Tuesday, May 31, 2016

Hunting Ratters, A Guide

In January, I spent a lot of time in CFC space (at the time) hunting ratters in my Stratios full-time. This was before my alliance, TISHU, deployed to start brutalizing SMA in Fade. At the time, one of my readers suggested I put together a guide about doing exactly that. I apologize for taking so long.

Now, it's worth noting that I'm probably not the best person to write this guide. Stunt Flores, for instance, is phenomenal at this kind of activity. Following his recent un-ban, he celebrated by killing over fifty pilots in a period of about two days. That's tremendous. But, I haven't seen him put one up; if he makes comments to this one, I'd be happy to append the post with his tips.

This post is going to focus on null-sec ratting, and it's going to start with the assumption that you're doing it solo; I'll get into some small-gang advice later on. I'm not going to talk about black-ops dropping, though, since that's really just an easier form of solo hunting.

So, let's start with a little psychology, move to the vital facts, and end with some tips.

Why do pilots rat in null-sec?

Friday, May 27, 2016

Lessons: Breaking Reps Through Trickery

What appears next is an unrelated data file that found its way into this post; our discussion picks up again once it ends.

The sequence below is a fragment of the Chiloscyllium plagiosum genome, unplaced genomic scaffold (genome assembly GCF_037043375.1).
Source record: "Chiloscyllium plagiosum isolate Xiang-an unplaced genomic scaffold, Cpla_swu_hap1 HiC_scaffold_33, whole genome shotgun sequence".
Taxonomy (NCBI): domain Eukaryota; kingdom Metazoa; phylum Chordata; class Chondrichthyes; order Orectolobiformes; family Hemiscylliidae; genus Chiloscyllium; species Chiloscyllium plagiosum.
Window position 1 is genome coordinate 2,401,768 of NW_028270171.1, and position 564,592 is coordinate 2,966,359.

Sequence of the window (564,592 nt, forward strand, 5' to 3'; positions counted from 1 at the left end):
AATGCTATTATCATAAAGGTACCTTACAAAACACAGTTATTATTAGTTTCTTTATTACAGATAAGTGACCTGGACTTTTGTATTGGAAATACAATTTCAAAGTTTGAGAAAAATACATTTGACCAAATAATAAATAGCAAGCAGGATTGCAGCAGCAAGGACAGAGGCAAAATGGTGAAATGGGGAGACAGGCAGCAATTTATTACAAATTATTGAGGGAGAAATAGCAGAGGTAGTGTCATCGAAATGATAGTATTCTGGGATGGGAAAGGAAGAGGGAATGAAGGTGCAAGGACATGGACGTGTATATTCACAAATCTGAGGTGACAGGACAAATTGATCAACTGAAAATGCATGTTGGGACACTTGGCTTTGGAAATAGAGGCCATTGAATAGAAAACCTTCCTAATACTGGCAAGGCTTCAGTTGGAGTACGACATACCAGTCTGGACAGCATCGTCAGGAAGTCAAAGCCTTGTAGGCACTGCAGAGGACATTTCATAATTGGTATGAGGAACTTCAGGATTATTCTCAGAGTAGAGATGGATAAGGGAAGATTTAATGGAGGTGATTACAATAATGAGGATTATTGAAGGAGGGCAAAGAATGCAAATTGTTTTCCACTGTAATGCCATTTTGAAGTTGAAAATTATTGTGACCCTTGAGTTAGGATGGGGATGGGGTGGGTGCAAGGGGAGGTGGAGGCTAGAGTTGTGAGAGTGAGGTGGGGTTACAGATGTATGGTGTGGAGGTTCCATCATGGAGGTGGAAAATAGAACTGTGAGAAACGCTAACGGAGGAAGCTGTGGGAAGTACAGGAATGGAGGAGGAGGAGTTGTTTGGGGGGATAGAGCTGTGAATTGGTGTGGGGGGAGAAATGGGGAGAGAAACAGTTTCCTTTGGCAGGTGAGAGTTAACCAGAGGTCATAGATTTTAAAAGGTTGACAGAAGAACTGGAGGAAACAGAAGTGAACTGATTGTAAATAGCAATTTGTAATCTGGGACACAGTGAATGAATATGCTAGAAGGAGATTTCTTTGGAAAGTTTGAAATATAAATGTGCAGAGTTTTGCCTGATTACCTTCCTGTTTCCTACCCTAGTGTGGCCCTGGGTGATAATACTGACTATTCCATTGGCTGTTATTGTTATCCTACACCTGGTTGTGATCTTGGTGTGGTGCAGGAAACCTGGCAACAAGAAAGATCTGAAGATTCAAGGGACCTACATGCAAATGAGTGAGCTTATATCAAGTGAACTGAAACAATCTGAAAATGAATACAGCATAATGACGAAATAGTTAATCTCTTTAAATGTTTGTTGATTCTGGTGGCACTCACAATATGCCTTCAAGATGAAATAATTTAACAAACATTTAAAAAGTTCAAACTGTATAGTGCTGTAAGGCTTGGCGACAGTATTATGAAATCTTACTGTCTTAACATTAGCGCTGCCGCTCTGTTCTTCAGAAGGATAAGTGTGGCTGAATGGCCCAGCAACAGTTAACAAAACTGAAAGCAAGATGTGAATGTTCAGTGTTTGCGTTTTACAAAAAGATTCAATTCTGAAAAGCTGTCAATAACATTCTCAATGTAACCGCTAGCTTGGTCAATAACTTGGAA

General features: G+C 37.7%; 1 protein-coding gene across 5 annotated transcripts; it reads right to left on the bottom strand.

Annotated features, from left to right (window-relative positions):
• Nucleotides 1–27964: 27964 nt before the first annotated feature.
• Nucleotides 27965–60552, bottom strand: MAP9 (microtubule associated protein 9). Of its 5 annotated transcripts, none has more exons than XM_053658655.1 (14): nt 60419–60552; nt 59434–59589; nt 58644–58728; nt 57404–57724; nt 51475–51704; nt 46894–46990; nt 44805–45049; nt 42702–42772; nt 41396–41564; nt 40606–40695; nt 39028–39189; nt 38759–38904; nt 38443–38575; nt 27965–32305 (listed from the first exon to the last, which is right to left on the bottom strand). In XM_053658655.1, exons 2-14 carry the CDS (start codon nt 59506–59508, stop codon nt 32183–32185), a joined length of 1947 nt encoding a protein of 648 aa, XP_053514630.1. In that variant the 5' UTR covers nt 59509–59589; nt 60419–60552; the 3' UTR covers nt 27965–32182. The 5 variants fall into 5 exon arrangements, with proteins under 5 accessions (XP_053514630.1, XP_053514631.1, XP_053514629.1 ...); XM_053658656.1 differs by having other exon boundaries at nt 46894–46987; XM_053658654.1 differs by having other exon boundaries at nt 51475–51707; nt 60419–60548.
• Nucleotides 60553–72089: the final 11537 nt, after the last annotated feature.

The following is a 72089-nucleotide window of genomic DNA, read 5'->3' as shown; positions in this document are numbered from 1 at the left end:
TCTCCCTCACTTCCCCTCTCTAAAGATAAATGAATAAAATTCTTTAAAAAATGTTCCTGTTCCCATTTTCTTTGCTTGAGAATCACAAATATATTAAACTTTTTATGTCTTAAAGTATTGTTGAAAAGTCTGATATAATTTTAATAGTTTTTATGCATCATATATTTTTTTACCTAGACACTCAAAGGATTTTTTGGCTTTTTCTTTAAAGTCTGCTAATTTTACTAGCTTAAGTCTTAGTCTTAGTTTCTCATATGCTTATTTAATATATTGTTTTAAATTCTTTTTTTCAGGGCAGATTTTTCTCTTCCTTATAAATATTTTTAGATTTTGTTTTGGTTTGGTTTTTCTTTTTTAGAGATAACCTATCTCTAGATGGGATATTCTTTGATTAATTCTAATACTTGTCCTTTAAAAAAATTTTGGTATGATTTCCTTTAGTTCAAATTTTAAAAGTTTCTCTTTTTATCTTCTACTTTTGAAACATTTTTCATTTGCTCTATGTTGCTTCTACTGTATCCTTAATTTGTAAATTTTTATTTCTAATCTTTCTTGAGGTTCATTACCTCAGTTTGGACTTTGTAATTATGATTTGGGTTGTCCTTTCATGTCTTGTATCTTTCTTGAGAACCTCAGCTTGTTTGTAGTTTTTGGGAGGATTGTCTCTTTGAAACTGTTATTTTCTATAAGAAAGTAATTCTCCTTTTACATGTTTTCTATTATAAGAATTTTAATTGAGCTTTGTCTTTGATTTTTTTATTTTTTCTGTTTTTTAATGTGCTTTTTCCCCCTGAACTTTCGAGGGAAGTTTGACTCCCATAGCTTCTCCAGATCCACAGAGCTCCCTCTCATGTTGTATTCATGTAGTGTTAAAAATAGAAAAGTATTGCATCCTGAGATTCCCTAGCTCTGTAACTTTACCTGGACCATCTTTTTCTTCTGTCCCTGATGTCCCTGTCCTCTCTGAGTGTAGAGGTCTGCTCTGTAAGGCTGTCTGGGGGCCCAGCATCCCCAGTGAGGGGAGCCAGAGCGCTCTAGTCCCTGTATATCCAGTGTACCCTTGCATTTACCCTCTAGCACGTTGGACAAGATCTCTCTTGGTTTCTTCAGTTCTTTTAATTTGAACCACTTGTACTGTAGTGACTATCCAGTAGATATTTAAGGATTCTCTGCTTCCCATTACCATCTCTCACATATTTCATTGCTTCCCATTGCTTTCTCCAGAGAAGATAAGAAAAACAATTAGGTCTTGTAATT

Earlier this week, White Legion had one particular battle with the CFC and the MBC in the thunderdome known as Saranen. In this case, TISHU brought Machariels, Pandemic Legion brought Armageddons, White Legion brought slippery pete Tengus, and the CFC showed up in Hurricanes.

Now, as to what happened, Wilhelm Arcturus's write-up about the battle was incredibly detailed, so I'm not going to even attempt to do so again. Just go ahead and read that post for the full story.

Rather, I wanted to talk about one aspect of it in particular. Early on in the battle - at least from the White Legion perspective - we were having some trouble breaking the reps on the MBC fleets. In particular, we would target a TISHU Machariel, only for it to catch reps well before we could apply damage.

Now, part of it was because we were applying damage at 200 km. Yet, a pete Tengu is capable of projecting incredibly well without being able to be probed, which, of course, is crazy overpowered.

But the other part was the result of standard target calling behavior, and that's where our story begins.

Tuesday, May 24, 2016